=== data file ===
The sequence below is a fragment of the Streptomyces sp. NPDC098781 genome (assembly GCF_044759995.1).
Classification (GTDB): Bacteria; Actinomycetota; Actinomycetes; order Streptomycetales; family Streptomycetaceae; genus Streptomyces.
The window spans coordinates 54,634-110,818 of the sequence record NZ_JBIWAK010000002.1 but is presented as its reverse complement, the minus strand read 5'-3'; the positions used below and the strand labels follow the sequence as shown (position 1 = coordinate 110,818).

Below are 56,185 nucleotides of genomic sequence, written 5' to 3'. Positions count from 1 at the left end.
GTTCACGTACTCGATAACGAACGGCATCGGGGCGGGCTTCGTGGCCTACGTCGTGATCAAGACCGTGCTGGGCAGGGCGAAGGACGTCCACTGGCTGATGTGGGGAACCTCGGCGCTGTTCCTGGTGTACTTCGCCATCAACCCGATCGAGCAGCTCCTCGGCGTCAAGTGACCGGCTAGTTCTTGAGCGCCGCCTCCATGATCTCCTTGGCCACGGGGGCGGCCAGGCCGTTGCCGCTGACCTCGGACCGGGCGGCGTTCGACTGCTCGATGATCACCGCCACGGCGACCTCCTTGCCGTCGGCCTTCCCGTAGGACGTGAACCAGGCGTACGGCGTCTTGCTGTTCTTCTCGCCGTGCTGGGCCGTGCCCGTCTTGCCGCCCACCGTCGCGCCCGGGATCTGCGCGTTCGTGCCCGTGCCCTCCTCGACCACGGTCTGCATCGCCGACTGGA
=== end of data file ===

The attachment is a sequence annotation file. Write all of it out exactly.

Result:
The sequence below is a fragment of the Streptomyces sp. NPDC098781 genome (assembly GCF_044759995.1).
Classification (GTDB): Bacteria; Actinomycetota; Actinomycetes; order Streptomycetales; family Streptomycetaceae; genus Streptomyces.
The window spans coordinates 54,634-110,818 of the sequence record NZ_JBIWAK010000002.1 but is presented as its reverse complement, the minus strand read 5'-3'; the positions used below and the strand labels follow the sequence as shown (position 1 = coordinate 110,818).

Below are 56,185 nucleotides of genomic sequence, written 5' to 3'. Positions count from 1 at the left end.
GTTCACGTACTCGATAACGAACGGCATCGGGGCGGGCTTCGTGGCCTACGTCGTGATCAAGACCGTGCTGGGCAGGGCGAAGGACGTCCACTGGCTGATGTGGGGAACCTCGGCGCTGTTCCTGGTGTACTTCGCCATCAACCCGATCGAGCAGCTCCTCGGCGTCAAGTGACCGGCTAGTTCTTGAGCGCCGCCTCCATGATCTCCTTGGCCACGGGGGCGGCCAGGCCGTTGCCGCTGACCTCGGACCGGGCGGCGTTCGACTGCTCGATGATCACCGCCACGGCGACCTCCTTGCCGTCGGCCTTCCCGTAGGACGTGAACCAGGCGTACGGCGTCTTGCTGTTCTTCTCGCCGTGCTGGGCCGTGCCCGTCTTGCCGCCCACCGTCGCGCCCGGGATCTGCGCGTTCGTGCCCGTGCCCTCCTCGACCACGGTCTGCATCGCCGACTGGA